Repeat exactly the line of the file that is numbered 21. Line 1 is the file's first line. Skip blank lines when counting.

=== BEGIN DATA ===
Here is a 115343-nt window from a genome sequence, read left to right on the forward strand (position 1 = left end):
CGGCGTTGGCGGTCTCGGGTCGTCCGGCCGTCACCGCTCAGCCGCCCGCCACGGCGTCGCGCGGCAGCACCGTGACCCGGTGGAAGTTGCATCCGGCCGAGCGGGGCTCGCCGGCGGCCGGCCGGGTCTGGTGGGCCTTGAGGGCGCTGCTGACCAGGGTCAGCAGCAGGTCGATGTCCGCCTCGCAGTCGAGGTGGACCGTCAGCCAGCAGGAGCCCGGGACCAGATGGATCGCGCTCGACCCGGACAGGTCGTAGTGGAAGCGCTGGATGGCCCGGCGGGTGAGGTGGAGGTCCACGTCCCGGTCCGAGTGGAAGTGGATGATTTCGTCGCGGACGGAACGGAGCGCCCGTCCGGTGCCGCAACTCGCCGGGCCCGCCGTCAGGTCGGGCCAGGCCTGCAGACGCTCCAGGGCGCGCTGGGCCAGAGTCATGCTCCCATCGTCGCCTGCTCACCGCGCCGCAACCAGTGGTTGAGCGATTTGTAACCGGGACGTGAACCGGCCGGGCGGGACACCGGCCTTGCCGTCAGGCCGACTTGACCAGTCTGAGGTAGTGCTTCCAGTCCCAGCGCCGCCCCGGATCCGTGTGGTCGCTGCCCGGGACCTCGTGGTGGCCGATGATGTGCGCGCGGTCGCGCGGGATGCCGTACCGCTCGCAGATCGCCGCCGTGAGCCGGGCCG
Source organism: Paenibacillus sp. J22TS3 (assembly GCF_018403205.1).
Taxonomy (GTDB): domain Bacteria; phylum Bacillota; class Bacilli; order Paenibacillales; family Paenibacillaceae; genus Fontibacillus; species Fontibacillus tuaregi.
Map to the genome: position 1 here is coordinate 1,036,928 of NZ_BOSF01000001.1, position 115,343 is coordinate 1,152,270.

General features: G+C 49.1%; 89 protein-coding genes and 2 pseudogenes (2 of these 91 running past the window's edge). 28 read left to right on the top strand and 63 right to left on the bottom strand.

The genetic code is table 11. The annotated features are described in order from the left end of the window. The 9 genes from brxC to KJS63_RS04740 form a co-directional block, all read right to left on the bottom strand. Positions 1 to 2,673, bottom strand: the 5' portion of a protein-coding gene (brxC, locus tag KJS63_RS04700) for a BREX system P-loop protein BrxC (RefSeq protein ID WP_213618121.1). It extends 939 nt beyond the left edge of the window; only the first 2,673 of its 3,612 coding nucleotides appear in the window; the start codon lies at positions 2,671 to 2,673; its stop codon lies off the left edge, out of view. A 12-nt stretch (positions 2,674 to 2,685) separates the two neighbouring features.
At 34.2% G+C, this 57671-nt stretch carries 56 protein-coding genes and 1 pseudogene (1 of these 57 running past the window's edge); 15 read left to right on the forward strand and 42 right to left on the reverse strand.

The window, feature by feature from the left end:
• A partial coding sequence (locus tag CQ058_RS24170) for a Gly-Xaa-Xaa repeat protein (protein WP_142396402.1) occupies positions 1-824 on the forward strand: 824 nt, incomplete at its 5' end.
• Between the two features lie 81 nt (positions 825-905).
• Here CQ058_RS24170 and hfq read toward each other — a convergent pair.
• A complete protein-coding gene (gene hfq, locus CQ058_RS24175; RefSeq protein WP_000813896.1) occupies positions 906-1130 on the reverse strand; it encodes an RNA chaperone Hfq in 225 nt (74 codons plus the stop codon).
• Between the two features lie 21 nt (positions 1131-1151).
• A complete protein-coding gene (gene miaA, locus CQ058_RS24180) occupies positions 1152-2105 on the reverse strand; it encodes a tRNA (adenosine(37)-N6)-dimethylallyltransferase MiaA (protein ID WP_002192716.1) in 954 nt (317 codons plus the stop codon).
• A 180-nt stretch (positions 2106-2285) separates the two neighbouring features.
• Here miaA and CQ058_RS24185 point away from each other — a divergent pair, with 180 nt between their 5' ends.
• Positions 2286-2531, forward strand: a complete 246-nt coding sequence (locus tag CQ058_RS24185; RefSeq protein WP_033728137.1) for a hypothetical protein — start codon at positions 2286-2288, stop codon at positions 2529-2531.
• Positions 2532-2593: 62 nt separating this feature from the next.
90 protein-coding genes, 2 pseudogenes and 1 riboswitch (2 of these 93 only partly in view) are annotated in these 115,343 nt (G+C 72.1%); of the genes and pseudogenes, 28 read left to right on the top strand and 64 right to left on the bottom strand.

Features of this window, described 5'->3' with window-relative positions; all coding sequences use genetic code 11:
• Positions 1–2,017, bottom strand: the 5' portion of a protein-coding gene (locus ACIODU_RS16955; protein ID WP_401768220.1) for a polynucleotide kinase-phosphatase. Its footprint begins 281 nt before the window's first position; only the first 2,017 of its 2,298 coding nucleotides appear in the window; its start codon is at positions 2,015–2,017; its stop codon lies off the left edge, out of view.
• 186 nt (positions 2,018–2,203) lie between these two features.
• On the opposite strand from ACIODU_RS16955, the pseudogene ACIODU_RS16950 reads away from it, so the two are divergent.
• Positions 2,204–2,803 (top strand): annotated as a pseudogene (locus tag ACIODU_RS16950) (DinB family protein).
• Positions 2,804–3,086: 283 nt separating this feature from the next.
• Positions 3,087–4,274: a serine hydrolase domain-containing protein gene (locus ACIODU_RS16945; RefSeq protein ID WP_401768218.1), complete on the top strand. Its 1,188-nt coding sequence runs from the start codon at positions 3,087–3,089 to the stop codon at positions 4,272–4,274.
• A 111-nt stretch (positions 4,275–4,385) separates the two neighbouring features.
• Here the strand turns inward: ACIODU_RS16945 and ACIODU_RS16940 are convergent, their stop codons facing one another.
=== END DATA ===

Features of this window, described 5'->3' with window-relative positions; all coding sequences use genetic code 11: